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‘Banksy of the Bird World’ paints urban mural in Shrewsbury Market Hall

 ‘Banksy of the Bird World’ paints urban mural in  Shrewsbury Market Hall in honour of rare heron

An international artist, dubbed “The Banksy of the Bird World”, has painted a giant mural inside Shrewsbury Market Hall to celebrate the story of a rare heron that famously made its home in the town’s Quarry Park Dingle for several months.

Matt Sewell, whose work has been exhibited all over the world, chose the Market Hall for the urban artwork in honour of the American black-crowned night heron that mysteriously appeared in Shrewsbury in the summer of 2017.

Matt is an avid ornithologist and celebrated artist, illustrator and author. His artwork is known for its depiction of birds and he is the author of a series of best-selling illustrated books about birds.

Like the famous Banksy, he is also a graffiti artist and loves to paint large outdoor murals in urban settings. His graffiti art features in Belfast, Sheffield, Manchester and London as well as Shrewsbury.

“The Market Hall is a vibrant part of Shrewsbury that I thought would be perfect to show some love to the black-crowned night heron.” said Matt, who has been studying and painting birds for most of his life.

Market Hall Facilities Manager Kate Gittins said that when Matt tapped on her door and asked whether he could paint the mural, she was thrilled to accept.

“I’ve been aware of Matt’s books for years and know that he’s incredibly popular so when he asked to paint a mural on the Market Hall’s gallery level walls, I leapt at the chance. We were flattered! It’s wonderful, especially as it’s been inspired by the heron’s visit to Shrewsbury,” she said.

The mural has been painted in Matt’s trademark pop-art style in two parts, either side of the central stairwell, at The Bellstone end of the building. It depicts the heron – distinctive with black and white plumage – nestling in the trees with goldfinches that are commonly seen in The Dingle.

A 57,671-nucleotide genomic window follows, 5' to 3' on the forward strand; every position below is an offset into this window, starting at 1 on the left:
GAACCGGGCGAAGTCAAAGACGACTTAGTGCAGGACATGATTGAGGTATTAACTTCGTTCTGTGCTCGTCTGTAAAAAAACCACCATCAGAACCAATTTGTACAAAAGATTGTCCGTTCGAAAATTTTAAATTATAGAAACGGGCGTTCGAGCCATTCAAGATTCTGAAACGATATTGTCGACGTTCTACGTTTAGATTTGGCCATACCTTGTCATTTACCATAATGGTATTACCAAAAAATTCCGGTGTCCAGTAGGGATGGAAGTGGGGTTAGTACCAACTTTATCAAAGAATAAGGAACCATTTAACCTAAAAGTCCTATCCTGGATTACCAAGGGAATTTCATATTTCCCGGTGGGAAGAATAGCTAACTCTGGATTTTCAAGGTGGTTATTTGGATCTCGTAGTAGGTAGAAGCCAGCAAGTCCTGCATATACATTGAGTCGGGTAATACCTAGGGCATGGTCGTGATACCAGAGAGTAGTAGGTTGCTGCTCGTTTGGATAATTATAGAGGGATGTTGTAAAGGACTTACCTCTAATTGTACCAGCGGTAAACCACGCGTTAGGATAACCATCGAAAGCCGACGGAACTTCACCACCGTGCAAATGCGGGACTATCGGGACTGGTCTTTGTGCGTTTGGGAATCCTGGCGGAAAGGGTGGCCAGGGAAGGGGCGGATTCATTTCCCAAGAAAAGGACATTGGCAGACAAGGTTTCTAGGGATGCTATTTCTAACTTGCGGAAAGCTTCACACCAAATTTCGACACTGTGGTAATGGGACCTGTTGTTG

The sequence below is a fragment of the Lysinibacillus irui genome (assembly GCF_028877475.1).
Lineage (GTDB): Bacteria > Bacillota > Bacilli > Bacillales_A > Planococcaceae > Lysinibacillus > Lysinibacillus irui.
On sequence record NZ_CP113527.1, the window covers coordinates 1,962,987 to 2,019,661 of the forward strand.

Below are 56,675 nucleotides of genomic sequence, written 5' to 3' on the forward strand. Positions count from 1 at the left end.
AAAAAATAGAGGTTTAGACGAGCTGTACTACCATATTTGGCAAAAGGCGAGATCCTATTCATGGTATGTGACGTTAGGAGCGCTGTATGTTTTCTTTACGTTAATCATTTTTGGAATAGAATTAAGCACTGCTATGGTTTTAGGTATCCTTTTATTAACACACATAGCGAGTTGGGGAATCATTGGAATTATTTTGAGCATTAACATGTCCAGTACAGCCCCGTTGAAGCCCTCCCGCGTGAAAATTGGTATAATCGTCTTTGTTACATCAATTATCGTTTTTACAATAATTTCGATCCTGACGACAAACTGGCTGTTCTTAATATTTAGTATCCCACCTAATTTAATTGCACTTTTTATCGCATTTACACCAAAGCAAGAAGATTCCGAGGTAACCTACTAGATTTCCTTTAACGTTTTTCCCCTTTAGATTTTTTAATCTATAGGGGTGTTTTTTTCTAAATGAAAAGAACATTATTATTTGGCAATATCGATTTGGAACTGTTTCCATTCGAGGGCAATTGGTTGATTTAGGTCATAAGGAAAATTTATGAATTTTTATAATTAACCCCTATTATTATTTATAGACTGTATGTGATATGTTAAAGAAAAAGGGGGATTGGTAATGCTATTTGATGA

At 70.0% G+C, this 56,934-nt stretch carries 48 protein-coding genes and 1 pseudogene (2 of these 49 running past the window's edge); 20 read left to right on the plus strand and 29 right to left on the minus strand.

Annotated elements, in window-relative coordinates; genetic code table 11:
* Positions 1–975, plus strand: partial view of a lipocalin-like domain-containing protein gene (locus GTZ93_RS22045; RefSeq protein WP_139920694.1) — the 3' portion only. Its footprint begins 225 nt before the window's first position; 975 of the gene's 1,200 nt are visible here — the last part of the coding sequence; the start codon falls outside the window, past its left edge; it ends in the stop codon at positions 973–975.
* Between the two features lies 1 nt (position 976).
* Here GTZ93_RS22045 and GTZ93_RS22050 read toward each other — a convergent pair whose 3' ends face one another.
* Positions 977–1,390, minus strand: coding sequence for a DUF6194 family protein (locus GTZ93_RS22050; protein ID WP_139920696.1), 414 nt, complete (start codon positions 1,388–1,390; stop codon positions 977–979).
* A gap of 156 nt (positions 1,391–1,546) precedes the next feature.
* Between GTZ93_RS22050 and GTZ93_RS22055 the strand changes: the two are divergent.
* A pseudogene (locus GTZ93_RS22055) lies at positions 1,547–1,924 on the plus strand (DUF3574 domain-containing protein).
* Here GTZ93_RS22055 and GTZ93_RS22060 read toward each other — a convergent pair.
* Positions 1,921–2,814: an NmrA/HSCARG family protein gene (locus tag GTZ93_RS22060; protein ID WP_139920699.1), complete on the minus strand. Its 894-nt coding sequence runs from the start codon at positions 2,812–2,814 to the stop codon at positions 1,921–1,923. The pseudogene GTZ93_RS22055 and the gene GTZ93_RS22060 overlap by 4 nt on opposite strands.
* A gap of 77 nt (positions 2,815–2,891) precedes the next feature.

‘Noddy the Night Heron’, as he was nicknamed by local people, lived in The Dingle for seven months. Twitchers from far and wide descended to catch a glimpse of the mystery bird.

But concerns about his health and survival over winter led to him being taken in by Cuan Wildlife Rescue last November. At first it was thought Noddy may have been blown off course during his migration from America to Spain, France or Africa. But clues about his behaviour now make experts believe he may have been a captive bred bird that made a bid for freedom.

“The Dingle offered the heron perfect shelter - a dense willow to roost in and a pond freshly stocked with delicious fish. I'd like to think the town's friendly goldfinches, of which there are many, welcomed this strange migrant in open winged, as our guest liked it so much he never left,” said Matt.

“Our foreign feathered friend had twitchers travelling far and wide to come and watch, take photos and to come and tick off in their bird books well into winter, which for a bird of warmer climes is a time of year that it is certainly not best suited for. So he was wrapped up and whisked away by the amazing team at Cuan Wildlife Rescue centre and given the VIP treatment over a very cold and snowy winter.

“With the bird's origins still a mystery the heron is being cared for in another wildlife centre but what an adventure that little heron has had!”

Matt, 41, is originally from the North East. He moved to Shrewsbury from Brighton with his family seven years ago. He has illustrated for The V&A, Barbour, Levis, The Guardian newspaper and many other national publications. He is a regular contributor to the Caught By The River website and his art has been exhibited in London, Manchester, New York, Tokyo, and Paris.

In 2012 he released his first best-selling illustrated book ‘Our Garden Birds’ and has since followed up with the titles ‘Our Woodland Birds’, ‘Our Songbirds’, ‘Owls’, ‘Penguins & Other Seabirds’ and ‘A Charm of Goldfinch’.